3 Questions to Mister Doe
When it comes to the administration of dormant bank accounts and unclaimed life policies, the quality of data, the inflexibility of internal procedures and complex processing is causing banks and insurers big problems. Vladimir Nguekam, CEO of digital analytical firm Mister Doe talks to Mazars about how taking a digital approach can lead to better compliance.
Since 1 January 2016, banks and insurance companies must comply with the new Eckert law, which aims to improve protection for savers and the beneficiaries of life insurance policies. What’s behind its introduction?
Vladimir Nguekam: Despite a law passed in 2007 aiming to force insurance companies to identify deceased policy-holders, four well-known insurers were fined a total of 103 million euro between April 2014 and June 2015 by the French supervisory authority ACPR for failing to meet the demands of this law. So since 1 January 2016, new obligations imposed by the Eckert law require more stringent efforts by banks and insurers to trace the owners of dormant accounts and the beneficiaries and heirs of unclaimed policies that currently total 4 billion euro in France*
Why are banks and insurance companies finding it so difficult to trace beneficiaries?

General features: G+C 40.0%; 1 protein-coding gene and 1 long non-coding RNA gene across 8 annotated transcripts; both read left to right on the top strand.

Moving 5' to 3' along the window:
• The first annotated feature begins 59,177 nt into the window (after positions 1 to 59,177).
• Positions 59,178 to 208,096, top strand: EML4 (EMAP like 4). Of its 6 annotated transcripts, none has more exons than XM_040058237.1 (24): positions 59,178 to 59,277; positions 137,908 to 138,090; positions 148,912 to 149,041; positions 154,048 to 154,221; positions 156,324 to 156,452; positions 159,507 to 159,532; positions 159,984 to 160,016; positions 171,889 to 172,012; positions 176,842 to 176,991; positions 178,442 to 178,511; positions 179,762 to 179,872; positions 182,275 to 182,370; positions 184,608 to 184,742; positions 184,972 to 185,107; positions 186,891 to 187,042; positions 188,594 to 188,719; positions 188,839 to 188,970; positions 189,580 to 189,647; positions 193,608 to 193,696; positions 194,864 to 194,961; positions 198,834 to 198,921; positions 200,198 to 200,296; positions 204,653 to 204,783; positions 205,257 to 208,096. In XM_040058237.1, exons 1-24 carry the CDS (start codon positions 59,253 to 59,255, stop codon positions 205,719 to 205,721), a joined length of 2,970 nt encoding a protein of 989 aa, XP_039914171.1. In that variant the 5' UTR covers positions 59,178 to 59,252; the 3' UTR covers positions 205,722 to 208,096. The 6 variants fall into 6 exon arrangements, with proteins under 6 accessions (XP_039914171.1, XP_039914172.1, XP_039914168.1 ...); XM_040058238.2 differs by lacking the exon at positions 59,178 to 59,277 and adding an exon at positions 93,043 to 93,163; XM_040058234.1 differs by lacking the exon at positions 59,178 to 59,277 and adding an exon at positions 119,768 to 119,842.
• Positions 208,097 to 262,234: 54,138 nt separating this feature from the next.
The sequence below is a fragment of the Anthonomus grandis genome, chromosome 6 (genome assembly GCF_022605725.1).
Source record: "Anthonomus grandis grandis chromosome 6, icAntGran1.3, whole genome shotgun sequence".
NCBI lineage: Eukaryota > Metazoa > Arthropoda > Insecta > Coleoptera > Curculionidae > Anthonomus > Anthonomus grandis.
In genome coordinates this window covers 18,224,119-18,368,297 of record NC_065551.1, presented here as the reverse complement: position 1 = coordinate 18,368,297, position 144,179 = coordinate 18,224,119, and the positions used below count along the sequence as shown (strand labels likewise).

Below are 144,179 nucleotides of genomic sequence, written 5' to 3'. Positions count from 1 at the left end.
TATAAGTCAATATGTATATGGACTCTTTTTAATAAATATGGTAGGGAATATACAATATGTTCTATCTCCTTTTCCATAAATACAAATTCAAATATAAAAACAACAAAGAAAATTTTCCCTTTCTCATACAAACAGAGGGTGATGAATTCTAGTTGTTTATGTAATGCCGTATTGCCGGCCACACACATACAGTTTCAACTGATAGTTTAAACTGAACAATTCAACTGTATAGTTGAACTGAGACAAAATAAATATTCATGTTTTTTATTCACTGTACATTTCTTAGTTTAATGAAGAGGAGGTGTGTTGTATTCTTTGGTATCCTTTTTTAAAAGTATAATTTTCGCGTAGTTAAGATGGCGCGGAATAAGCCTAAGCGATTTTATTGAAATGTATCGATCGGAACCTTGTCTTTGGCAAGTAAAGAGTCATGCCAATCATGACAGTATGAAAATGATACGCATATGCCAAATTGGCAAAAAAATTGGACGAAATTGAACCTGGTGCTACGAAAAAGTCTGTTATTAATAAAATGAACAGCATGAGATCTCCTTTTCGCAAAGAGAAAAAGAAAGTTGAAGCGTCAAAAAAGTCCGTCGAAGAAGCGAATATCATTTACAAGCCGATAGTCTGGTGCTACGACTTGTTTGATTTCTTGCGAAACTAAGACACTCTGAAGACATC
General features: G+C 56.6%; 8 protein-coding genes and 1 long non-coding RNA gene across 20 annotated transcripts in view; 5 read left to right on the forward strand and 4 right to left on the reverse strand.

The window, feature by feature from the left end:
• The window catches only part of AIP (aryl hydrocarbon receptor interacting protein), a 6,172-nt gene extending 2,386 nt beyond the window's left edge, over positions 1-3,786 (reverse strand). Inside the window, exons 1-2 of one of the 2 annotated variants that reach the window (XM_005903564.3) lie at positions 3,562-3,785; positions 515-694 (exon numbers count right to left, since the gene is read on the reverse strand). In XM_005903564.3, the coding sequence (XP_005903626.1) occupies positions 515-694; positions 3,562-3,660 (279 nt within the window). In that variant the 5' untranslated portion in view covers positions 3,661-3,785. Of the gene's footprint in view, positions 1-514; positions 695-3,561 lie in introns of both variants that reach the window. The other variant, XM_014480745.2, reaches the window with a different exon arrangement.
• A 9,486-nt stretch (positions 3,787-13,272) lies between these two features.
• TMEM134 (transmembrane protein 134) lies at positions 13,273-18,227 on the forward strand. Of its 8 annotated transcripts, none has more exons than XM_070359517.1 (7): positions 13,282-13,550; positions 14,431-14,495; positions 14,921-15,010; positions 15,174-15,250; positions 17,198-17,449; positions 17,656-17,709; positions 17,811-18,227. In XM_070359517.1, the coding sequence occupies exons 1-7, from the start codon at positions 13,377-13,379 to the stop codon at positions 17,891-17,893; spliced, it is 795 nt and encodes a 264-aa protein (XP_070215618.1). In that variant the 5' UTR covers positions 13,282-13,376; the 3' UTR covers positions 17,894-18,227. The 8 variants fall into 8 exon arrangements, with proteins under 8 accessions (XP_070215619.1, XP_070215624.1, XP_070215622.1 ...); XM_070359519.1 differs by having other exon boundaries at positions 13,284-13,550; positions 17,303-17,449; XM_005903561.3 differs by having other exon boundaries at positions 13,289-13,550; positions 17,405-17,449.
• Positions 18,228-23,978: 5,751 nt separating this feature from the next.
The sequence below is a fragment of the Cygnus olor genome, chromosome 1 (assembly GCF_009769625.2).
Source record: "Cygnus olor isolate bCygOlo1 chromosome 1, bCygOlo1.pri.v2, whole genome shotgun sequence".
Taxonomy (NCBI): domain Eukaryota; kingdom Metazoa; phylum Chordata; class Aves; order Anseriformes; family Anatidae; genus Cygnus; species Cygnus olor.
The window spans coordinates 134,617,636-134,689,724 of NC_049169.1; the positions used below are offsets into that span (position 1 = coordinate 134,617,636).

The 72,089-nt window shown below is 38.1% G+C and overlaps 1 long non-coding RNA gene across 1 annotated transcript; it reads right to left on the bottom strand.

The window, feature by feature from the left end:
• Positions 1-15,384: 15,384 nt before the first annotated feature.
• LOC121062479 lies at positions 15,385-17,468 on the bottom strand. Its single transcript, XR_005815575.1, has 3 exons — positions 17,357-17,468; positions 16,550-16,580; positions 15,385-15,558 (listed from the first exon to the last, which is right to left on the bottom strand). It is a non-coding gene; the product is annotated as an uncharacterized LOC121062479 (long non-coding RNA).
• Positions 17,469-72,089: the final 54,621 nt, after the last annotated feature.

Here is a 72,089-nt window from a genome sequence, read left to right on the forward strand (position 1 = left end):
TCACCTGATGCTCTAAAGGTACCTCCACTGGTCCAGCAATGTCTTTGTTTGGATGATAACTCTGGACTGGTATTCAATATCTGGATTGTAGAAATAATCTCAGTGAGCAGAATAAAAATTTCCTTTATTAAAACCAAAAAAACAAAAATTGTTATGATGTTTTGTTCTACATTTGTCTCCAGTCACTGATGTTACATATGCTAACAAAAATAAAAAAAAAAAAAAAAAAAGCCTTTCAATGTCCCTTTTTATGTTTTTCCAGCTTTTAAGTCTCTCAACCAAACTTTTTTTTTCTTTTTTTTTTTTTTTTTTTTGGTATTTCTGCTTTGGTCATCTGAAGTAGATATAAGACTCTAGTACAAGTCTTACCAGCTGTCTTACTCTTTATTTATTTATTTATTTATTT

Vladimir Nguekam: Two major problems are the reliability of databases and outdated administration processes. Most information systems consist of multiple subsystems and more or less dated technologies. A customer database containing erroneous or incomplete information entails the deployment of vast resources to be certain that an owner is still living. In terms of administration processes employed, almost all the players concerned are still using office automation tools such as Microsoft Excel to manage their dormant accounts and unclaimed policies. These tools do not lend themselves to a collaborative approach or make it easy to trace the successive stages of handling these cases. The difficulty of providing a full history of the administrative processes involved is one of the main reasons for the penalties imposed by the regulator.
What is the solution for bringing banks and insurers into compliance with the Eckert law?
Vladimir Nguekam: The solution is to digitalise and computerise many of the procedures that are currently causing problems. By using Big Data technologies. enterprises can map and secure the various stages in handling the documentation to enable closer monitoring of activities. It’s an approach that also provides key performance indicators that are essential for complying with the Eckert law. For example, With a single ergonomic tool, all parties concerned can take part in handling unclaimed contracts while mapping the different tasks completed. The same tool records all the administrative procedures that are carried out by all the players, enabling them to shift from a cooperative to a collaborative mode. It’s an approach that not only increases the reliability of data and speeds up procedures, but it improves performance in order to better serve customers.